The early days of establishing a new business are full of excitement and to-do lists. There are many tasks that have to be taken care of to get a new business off the ground, but one of the first decisions – and sometimes most impactful- you will make is about the structure of your business. If you’re unsure which structure is best for your business or what the options mean for how you manage tax accounting, liabilities, and more, we’re breaking it all down for you below. As always, be sure to consult your tax accountant and legal counsel for tailored advice.
Business Structure Basics
There are four common business structures in the United States: sole proprietorship, partnership, LLC, and corporation. Which one you choose will depend on a variety of factors, but most importantly it will come down to what level of liability protection and tax implications you want for your business.
A sole proprietorship is the most common business structure and is perfect for small businesses and startups. It’s relatively simple and inexpensive to set up and you are in complete control of the business. The downside is that you, the owner, are personally liable for all debts and obligations of the business.
A partnership is similar to a sole proprietorship in that there are only a few people involved and there is no legal distinction between the business and its owners. However, in a partnership, each person is equally liable for the business’s debts.
Limited Liability Company
A limited liability company (LLC) is a business structure that combines elements of both sole proprietorships and partnerships. LLCs have the benefit of limited liability, meaning that the owners are not personally liable for business debts. LLCs also have more flexibility than corporations in how they can be taxed.
A corporation is a legal entity that is separate from its owners. This means that the owners, or shareholders, are not personally liable for business debts. Corporations can be either for-profit or nonprofit. For-profit corporations are taxed differently than LLCs and sole proprietorships, but there are also tax benefits associated with operating as a corporation.
The Right Business Structure for You
There is no one-size-fits-all answer when it comes to choosing the right business structure. The best way to decide is to consult with your tax accountant and legal counsel to discuss the specific needs of your business.
Once you have chosen a business structure, you will need to obtain the necessary licenses and permits from the state in which you are operating. You will also need to register your business with the IRS and obtain a tax identification number.
Changing Your Business Structure
Once you have chosen a business structure, you are not stuck with it forever. In fact, many businesses start out as sole proprietorships or partnerships and then convert to LLCs or corporations as they grow. The process of changing business structures can be complex, so again, it’s best to consult with your tax accountant and legal counsel to see if this is the right move for your business.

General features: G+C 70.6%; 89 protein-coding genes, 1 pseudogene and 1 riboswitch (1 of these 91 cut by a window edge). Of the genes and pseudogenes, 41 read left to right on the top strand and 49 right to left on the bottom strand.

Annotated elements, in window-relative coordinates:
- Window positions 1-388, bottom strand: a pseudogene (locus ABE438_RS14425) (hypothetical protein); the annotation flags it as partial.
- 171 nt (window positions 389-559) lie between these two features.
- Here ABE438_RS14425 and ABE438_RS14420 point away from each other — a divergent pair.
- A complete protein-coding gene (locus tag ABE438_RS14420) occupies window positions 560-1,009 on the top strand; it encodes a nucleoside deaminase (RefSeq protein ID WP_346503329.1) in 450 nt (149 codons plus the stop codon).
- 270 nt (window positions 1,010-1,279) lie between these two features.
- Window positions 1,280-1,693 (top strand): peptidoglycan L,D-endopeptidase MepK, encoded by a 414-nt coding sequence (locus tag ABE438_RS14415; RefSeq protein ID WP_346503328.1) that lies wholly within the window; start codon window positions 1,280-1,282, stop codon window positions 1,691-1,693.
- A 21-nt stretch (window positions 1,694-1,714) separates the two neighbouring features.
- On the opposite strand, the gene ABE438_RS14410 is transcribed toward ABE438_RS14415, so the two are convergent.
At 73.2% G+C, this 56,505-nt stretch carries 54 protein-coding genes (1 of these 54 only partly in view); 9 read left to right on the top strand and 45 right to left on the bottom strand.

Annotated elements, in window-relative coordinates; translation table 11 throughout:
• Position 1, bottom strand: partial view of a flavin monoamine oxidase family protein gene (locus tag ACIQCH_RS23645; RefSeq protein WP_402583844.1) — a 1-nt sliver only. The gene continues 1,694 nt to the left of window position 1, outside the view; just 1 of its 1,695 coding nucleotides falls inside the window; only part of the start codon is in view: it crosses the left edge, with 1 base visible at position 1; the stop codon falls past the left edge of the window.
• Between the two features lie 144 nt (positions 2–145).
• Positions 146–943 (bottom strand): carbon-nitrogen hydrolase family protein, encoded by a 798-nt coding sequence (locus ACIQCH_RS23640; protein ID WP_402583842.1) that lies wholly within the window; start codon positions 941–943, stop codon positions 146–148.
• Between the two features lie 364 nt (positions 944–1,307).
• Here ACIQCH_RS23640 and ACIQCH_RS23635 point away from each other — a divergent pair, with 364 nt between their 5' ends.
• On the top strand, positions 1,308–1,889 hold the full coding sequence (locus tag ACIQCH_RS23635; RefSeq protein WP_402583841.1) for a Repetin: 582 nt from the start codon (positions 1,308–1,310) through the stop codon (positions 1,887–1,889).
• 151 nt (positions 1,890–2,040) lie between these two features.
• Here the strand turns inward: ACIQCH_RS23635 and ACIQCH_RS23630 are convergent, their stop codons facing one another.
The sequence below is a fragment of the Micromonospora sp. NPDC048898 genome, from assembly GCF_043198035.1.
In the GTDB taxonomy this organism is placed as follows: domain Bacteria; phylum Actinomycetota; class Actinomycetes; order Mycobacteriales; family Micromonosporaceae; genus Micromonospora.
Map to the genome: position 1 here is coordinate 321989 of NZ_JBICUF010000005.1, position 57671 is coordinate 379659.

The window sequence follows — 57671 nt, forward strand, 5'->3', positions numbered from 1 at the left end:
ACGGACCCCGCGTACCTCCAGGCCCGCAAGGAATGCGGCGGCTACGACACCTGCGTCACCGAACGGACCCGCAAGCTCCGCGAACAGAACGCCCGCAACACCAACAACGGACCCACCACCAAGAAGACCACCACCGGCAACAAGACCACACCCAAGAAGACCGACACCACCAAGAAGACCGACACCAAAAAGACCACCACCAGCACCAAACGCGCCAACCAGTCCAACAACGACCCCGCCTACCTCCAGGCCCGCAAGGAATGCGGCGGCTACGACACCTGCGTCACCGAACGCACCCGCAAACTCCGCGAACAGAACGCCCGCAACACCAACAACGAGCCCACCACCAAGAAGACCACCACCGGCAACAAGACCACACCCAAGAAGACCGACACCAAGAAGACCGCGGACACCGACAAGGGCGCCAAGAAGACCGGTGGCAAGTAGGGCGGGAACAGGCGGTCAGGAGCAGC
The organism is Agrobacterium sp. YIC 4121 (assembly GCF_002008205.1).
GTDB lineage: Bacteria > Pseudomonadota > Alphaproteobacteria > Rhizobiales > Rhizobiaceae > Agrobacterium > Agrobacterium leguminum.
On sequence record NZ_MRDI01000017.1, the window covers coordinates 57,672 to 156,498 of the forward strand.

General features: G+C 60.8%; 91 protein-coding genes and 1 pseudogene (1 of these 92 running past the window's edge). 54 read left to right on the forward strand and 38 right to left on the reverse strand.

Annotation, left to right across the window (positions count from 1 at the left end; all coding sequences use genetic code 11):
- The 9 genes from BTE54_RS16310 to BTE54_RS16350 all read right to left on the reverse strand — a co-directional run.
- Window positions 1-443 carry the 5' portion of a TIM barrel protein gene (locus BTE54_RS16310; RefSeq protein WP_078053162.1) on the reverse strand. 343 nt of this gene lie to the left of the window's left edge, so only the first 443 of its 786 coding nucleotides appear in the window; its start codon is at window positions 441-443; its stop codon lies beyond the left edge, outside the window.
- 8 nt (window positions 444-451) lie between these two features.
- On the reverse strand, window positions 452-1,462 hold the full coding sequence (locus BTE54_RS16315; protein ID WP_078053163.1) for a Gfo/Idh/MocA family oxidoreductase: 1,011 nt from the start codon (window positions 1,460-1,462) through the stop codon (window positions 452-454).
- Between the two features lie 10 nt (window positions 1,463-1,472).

Basic Tax Filing Tips
Now that you have a basic understanding of the different business structures, let’s take a look at some general tax filing tips for each one.
If you are a sole proprietor, you will need to file a Schedule C with your personal tax return as well as the standard Form 1040 for personal income tax. Because there is no legal separation between the business and a sole proprietor, all business income and expenses are reported on the personal tax return.
Partnerships file an annual information return to report the income, deductions, gains, and losses from its operations, but, unlike a sole proprietorship, a partnership does not pay income tax.
Instead, it “passes through” profits or losses to its partners. Each partner reports their share of the partnership’s income or loss on their personal tax return. Because partners are not employees, they should not be issued a Form W-2. The partnership must furnish copies of Schedule K-1 (Form 1065) each partner.
Depending on elections made by the LLC and the number of members, the IRS will treat an LLC as either a corporation, partnership, or as part of the LLC’s owner’s tax return (a “disregarded entity”) for tax purposes.
An LLC with only one member is treated as an entity disregarded as separate from its owner for income tax purposes (but as a separate entity for purposes of employment tax and certain excise taxes), unless it files Form 8832 and affirmatively elects to be treated as a corporation.
A corporation is an entity that is taxed separately from its owners. The income of a C corporation is subject to corporate income tax and then the shareholders are also subject to personal income tax on the dividends they receive from the corporation.
This double taxation can be avoided by electing to be treated as an S corporation. An S corporation is a special type of corporation that is taxed only once at the shareholder level.
To elect S corporation status, the corporation must file Form 2553 with the IRS.
Not sure what to do? Consult with an expert.
SME CPAs team of experienced tax and accounting professionals can help answer questions about these structures and how each option can impact your personal and business tax liability. Looking for more hands-on advice about managing day-to-day finances in your growing business? Check out our full suite of tax planning, accounting, and CFO services.
Get in touch today.